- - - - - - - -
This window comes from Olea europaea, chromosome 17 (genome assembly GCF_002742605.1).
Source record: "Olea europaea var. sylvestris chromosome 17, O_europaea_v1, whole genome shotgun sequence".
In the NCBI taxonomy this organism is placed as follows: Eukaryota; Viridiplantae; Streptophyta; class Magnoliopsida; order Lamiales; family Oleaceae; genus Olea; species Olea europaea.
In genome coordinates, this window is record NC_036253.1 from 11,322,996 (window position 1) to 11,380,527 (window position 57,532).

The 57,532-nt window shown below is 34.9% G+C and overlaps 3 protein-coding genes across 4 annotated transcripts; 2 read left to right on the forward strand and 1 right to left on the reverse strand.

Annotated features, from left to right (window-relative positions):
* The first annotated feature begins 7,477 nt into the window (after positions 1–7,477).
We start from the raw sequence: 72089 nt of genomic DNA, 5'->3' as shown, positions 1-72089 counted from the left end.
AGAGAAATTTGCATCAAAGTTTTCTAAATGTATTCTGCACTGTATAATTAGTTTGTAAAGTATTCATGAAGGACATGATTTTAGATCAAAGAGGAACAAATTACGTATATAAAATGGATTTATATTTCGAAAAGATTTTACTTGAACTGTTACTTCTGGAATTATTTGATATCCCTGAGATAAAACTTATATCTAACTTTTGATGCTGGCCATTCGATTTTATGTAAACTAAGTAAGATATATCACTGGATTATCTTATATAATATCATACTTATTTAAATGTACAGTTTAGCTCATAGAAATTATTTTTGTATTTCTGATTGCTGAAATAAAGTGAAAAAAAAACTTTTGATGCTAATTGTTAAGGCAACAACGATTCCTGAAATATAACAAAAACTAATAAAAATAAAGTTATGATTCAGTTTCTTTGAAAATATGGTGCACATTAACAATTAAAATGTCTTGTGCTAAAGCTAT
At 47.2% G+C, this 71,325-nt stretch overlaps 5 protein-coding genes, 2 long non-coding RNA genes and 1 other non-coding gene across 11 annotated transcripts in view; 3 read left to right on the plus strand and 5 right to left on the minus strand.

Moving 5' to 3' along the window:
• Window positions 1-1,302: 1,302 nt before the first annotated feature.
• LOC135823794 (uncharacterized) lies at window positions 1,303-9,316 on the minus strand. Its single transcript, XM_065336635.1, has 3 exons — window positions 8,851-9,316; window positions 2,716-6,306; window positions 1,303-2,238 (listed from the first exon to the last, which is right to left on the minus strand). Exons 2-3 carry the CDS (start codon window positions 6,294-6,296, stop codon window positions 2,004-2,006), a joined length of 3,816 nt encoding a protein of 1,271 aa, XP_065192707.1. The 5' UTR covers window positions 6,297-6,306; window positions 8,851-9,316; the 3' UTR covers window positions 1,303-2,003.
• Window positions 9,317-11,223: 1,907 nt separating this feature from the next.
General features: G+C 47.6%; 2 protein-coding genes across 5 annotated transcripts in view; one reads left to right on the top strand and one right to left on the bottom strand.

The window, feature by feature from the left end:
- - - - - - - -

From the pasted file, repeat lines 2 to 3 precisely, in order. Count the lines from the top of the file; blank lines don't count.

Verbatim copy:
Source record: "Olea europaea var. sylvestris chromosome 17, O_europaea_v1, whole genome shotgun sequence".
In the NCBI taxonomy this organism is placed as follows: Eukaryota; Viridiplantae; Streptophyta; class Magnoliopsida; order Lamiales; family Oleaceae; genus Olea; species Olea europaea.